(p. 395) Whitney patented his ‘gin’ (a shortened form of ‘engine’) and prepared to become stupendously wealthy.
. . .
(p. 396) . . . , the gin truly was a marvel. Whitney and Miller formed a partnership with every expectation of getting rich, but they were disastrous businessmen. For the use of their machine, they demanded a one-third share of any harvest – a proportion that plantation owners and southern legislators alike saw as frankly rapacious. That Whitney and Miller were both Yankees didn’t help sentiment either. Stubbornly they refused to modify their demands, convinced that southern growers could not hold out in the face of such a transforming piece of technology. They were right about the irresistibility, but failed to note that the gin was also easily pirated. Any halfway decent carpenter could knock one out in a couple of hours. Soon plantation owners across the south were harvesting cotton with home-made gins. Whitney and Miller filed sixty suits in Georgia and many others elsewhere, but found little sympathy in southern courts. By 1800 – just seven years after the gin’s invention – Miller and Catharine Greene were in such desperate straits that they had to sell the plantation.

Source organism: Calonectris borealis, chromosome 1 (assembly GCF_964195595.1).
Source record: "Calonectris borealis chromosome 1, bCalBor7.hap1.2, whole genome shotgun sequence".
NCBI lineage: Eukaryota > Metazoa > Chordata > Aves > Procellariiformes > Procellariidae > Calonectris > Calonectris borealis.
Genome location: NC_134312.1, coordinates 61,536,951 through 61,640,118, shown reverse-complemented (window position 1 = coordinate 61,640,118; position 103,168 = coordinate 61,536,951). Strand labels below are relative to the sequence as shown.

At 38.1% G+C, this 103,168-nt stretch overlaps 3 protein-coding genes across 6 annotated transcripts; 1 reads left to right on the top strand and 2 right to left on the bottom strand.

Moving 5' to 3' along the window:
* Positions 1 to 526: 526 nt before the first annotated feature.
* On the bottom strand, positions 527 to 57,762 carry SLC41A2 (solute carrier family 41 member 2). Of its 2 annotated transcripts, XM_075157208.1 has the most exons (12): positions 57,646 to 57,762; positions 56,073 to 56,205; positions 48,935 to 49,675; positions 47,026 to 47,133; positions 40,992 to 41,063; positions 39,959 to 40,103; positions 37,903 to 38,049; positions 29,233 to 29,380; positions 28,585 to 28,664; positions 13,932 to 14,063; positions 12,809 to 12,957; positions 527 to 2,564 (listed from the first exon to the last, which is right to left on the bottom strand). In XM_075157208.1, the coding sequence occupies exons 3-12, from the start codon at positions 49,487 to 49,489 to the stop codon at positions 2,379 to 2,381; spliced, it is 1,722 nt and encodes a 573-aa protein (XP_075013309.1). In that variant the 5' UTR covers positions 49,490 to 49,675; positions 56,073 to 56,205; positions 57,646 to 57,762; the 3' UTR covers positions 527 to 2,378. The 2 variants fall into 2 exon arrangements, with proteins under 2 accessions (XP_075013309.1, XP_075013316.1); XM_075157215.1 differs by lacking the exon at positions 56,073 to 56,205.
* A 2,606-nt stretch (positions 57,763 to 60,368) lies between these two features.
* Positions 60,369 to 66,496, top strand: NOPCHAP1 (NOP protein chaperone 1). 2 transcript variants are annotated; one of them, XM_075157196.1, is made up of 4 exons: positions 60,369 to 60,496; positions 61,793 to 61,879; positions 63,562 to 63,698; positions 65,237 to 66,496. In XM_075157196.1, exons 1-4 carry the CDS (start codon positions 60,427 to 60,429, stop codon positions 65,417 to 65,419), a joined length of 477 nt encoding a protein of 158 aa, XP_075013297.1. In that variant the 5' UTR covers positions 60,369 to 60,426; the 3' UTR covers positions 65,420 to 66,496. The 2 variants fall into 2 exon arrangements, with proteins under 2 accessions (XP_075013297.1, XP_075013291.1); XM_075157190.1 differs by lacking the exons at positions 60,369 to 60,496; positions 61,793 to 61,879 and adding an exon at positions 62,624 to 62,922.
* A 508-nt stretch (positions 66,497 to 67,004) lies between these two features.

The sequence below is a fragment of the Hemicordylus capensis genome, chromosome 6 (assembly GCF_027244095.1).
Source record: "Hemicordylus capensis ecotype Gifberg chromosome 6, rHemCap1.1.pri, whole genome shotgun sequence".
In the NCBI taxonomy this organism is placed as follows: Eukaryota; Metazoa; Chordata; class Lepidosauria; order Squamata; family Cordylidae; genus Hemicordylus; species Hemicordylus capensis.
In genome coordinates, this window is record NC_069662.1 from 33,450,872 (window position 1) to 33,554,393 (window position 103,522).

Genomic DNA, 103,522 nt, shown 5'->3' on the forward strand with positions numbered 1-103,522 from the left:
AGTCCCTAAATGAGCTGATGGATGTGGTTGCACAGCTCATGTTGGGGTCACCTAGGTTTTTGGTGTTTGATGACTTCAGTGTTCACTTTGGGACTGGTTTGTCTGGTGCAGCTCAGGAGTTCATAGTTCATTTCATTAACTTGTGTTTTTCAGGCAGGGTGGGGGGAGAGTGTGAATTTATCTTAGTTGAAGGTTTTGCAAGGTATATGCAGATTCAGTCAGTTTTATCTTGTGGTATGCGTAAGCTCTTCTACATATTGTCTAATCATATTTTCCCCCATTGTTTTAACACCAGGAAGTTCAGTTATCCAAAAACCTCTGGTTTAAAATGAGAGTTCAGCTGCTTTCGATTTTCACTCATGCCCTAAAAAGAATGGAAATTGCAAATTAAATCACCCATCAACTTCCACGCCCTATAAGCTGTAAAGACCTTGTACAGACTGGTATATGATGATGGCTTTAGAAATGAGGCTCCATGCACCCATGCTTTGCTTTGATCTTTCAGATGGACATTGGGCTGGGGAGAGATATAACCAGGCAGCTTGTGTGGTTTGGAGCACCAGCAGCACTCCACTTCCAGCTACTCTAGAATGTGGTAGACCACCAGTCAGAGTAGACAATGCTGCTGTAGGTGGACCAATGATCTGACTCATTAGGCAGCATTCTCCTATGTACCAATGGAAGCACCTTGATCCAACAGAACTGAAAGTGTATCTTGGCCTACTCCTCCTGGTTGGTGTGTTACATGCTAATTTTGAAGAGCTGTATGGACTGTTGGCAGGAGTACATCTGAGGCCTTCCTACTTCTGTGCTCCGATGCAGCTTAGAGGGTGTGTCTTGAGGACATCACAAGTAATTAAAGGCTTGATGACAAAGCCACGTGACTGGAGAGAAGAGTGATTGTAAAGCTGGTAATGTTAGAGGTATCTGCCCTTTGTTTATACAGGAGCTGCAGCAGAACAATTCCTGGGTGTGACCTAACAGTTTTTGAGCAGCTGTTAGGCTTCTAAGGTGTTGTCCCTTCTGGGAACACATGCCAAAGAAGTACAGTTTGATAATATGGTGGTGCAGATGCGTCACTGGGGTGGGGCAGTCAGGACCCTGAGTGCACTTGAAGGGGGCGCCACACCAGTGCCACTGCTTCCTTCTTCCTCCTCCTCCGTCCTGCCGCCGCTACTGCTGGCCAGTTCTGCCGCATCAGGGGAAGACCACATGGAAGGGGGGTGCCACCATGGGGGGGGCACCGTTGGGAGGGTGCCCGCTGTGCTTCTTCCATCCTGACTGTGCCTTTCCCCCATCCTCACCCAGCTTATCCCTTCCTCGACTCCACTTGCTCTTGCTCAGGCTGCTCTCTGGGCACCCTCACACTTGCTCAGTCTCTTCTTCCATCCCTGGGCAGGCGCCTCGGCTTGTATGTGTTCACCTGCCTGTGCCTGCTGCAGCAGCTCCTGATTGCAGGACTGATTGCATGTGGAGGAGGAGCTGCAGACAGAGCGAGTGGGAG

Bryson, Bill. At Home: A Short History of Private Life. New York: Doubleday, 2010.
(Note: ellipses added.)